The drive in the FreeAgent Pro spins at 7,200rpm. It runs quite warm when its powered up and connected, but not hot.
After swapping out the Firewire connector for the USB/eSATA unit, I took the drive and connected it to a Vaio notebook and try out the bundled apps: a drive utility and an automatic back-up package. Both are up to the task and easy to use. AutoBackup monitors your PC's hard drive and copies over new files and folders, and any that get changed, all in real time. It's easy to select specific folders for it to watch or set it to look out for changes to specific types of file - web bookmarks, for example.
The FreeAgent Tools package lets you set automatic system roll-back points - in case an update or a new app messes up your system - and tweak drive settings like the aforementioned orange light and the disk sleep time. Handy to have, but not essential - and downright unavailable if you're a Mac or Linux buff.
One irritation: there's a quick-link icon in the System Tray which runs the various tools but isn't smart enough to maximise their windows when they're already running. Instead, you get a message saying: "Utilities is already running." Helpful? Not.
The FreeAgent Pro retails for around £225 inc VAT, though I've seen prices ranging from £215 to £249. It's not a bad price, given the capacity and, in particular, the ports it offers. LaCie has a 500GB d2 Quadra that likewise features USB, eSATA and Firewire - both 400 and 800 - all for £139, which works out better value than the Seagate on a price-per-gigabyte basis and comes with Mac and Windows back-up software, unlike the Windows-only FreeAgent.
You either love the FreeAgent Pro's looks - or you hate them. What everyone can agree on is that the drive is not only well capacious and quick, but also - since these are not unique qualities - equipped with a solid array of connection options, including eSATA, which looks set to feature on many more new systems. And the price isn't half bad either.
Seagate FreeAgent Pro
Irresponsible design for a spinning disk
None, and I really mean NONE of these HDDs should be positioned on their sides. Not for the HDD, they can handle it, but for the impossibly narrow base.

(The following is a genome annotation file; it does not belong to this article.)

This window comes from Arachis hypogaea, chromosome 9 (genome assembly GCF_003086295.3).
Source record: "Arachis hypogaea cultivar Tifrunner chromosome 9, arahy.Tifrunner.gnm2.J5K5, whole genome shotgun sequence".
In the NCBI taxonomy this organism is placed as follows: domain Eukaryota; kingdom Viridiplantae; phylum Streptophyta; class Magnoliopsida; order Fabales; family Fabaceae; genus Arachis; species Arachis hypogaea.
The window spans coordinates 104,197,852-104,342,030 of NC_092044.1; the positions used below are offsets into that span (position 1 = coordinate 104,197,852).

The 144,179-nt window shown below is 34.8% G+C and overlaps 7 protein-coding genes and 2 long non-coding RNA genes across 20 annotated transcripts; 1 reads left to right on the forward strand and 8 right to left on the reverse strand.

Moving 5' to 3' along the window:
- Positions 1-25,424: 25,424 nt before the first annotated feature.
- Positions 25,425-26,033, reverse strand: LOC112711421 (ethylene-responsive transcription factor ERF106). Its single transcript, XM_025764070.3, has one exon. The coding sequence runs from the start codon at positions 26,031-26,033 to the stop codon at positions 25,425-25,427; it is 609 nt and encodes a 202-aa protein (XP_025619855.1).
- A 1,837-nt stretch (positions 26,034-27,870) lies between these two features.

What do think will happen if these things fall over while the disk is spinning (and they will - by nature of being portable)? Exactly, a head crash. HDD protection only applies when the disk is switched off, then the heads are moved out of the way (something we had to do manually almost 2 decades ago) so with a disk at full spin, tipping the thing over WILL spell disaster (and I've seen it happen).
From that perspective the Lacie is better if it wasn't for having an ugly habit of developing other mechanical problems - it already lies down..
Standing on edge is cute for devices without moving parts. For a device that many will use to store valuable data on such as backups, music and pictures it is, well, irresponsible.
I didn't buy it because a seemingly detachable base that's not detachable is a strict no-no. It's just an awkward shape for an external drive.
I just bought the WD MyBook - square, black, looks like a book. Doesn't seem to make a lot of sense but works in fact very well. It came with a single USB cable, connect and you go. The book is simply cute, black, unobtrusive. And very fast, got 15MB/s out of it.
BTW you should test this with a worst case scenario. I have a folder that's about 4GB but containing 200,000 small files. If you copy that, the transfer rate drops to 500KB/s... clearly, the file system doesn't like dealing with lots of small files much.
That looks like a gigantic liquorice allsort!